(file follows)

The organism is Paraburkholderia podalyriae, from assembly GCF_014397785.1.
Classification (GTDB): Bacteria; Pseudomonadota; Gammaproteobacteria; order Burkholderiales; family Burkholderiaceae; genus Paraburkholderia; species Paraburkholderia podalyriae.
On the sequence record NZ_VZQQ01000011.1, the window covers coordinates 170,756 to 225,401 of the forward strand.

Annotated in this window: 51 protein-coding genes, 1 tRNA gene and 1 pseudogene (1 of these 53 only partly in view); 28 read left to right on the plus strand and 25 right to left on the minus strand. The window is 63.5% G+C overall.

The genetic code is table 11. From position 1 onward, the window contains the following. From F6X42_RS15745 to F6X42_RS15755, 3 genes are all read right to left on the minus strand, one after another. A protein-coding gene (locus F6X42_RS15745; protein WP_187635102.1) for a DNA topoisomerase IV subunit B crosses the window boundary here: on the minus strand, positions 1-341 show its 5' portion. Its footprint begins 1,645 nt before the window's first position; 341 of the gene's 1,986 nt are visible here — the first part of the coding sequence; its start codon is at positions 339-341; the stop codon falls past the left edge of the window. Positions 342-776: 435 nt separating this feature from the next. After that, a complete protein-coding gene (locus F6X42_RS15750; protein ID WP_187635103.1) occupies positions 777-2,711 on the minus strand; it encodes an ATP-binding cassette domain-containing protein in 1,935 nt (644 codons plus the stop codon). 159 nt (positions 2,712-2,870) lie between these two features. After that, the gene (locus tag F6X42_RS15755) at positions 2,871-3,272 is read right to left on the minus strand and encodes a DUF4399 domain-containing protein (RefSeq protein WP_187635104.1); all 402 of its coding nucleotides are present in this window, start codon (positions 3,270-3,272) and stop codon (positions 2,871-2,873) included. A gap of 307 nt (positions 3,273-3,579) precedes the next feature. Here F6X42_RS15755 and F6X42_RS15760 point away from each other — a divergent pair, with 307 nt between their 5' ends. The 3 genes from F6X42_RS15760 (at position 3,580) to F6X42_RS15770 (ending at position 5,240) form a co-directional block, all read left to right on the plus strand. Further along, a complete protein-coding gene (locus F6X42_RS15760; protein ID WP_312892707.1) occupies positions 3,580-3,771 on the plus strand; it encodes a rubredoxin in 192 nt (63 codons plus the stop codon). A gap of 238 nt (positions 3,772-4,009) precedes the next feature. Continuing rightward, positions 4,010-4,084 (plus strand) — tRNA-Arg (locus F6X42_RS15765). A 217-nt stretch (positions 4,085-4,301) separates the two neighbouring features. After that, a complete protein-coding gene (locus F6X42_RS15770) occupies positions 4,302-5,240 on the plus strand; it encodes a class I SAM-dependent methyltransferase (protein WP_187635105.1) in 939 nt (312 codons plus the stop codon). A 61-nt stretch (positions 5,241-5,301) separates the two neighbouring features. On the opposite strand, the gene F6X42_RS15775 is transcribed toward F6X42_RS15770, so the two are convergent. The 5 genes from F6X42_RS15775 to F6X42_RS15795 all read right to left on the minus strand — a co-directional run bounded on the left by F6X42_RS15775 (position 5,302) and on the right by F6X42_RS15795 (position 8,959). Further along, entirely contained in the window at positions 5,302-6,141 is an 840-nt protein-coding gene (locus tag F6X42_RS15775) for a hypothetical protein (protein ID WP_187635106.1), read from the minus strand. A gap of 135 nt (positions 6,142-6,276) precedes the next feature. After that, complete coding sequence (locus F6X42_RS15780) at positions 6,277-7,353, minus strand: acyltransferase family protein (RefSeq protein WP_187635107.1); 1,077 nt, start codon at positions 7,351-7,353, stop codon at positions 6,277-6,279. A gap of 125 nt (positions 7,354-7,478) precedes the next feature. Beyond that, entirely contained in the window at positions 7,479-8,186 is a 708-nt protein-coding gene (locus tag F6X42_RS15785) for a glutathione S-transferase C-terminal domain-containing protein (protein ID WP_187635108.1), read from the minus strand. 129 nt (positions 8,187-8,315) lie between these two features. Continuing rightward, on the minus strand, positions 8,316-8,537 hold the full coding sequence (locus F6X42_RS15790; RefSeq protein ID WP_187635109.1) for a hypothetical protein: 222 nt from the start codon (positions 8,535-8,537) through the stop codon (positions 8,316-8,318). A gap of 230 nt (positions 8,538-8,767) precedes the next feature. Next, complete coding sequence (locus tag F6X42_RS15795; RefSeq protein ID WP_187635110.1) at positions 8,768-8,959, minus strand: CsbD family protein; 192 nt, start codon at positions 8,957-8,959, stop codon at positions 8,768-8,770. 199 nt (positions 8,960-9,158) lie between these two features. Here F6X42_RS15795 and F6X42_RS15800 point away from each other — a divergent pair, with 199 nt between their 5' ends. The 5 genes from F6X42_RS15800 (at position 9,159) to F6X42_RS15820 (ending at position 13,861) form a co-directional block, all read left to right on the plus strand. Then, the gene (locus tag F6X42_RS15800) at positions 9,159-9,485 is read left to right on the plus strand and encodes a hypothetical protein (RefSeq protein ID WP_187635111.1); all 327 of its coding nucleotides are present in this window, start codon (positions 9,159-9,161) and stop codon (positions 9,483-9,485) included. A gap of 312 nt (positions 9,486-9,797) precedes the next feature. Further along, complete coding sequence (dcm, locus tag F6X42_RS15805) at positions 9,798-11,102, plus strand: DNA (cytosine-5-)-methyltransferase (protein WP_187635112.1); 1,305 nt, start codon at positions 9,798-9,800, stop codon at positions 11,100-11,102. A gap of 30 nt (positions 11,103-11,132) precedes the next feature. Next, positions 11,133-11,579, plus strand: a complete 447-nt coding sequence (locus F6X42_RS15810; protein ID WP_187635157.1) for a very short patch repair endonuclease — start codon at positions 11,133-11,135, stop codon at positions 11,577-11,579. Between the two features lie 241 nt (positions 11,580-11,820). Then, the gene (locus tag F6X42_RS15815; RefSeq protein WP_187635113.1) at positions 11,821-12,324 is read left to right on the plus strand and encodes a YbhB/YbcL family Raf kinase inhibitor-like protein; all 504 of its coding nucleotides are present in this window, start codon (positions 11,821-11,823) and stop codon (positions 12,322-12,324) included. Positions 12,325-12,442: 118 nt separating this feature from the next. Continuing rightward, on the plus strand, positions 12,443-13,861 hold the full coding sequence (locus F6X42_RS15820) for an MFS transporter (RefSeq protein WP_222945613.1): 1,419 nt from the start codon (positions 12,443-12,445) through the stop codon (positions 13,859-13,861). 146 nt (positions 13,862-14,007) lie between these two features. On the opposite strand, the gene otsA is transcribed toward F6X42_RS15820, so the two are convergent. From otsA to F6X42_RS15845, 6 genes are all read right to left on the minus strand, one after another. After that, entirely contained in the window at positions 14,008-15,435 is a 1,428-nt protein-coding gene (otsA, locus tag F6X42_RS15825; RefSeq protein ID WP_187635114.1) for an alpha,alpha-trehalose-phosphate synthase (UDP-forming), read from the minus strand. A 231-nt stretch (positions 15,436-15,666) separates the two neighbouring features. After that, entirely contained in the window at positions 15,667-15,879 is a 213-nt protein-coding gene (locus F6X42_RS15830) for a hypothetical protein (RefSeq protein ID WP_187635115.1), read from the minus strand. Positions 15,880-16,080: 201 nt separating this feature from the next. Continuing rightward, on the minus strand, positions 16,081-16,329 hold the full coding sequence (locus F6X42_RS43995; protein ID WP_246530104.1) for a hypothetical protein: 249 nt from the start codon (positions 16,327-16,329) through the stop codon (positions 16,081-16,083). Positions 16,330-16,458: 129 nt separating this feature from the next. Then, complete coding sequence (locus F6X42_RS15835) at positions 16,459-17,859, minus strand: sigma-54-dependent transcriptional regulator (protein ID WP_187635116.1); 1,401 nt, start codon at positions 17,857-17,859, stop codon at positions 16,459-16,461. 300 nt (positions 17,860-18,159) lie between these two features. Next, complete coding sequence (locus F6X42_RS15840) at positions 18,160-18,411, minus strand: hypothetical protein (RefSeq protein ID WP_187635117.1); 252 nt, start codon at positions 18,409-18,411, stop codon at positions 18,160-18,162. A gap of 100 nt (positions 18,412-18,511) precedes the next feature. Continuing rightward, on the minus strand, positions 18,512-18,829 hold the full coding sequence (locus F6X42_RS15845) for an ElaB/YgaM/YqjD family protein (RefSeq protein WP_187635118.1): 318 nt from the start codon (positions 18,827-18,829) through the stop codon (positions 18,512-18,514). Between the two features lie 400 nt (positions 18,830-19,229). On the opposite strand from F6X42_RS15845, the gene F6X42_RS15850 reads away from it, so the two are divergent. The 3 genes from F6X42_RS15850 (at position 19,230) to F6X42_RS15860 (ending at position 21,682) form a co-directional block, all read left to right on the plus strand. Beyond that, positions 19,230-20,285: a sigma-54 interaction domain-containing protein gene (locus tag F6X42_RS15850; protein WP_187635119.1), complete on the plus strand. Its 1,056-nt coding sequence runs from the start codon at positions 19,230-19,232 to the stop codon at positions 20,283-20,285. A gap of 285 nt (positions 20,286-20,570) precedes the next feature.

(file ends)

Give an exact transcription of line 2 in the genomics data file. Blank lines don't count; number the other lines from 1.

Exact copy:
Classification (GTDB): Bacteria; Pseudomonadota; Gammaproteobacteria; order Burkholderiales; family Burkholderiaceae; genus Paraburkholderia; species Paraburkholderia podalyriae.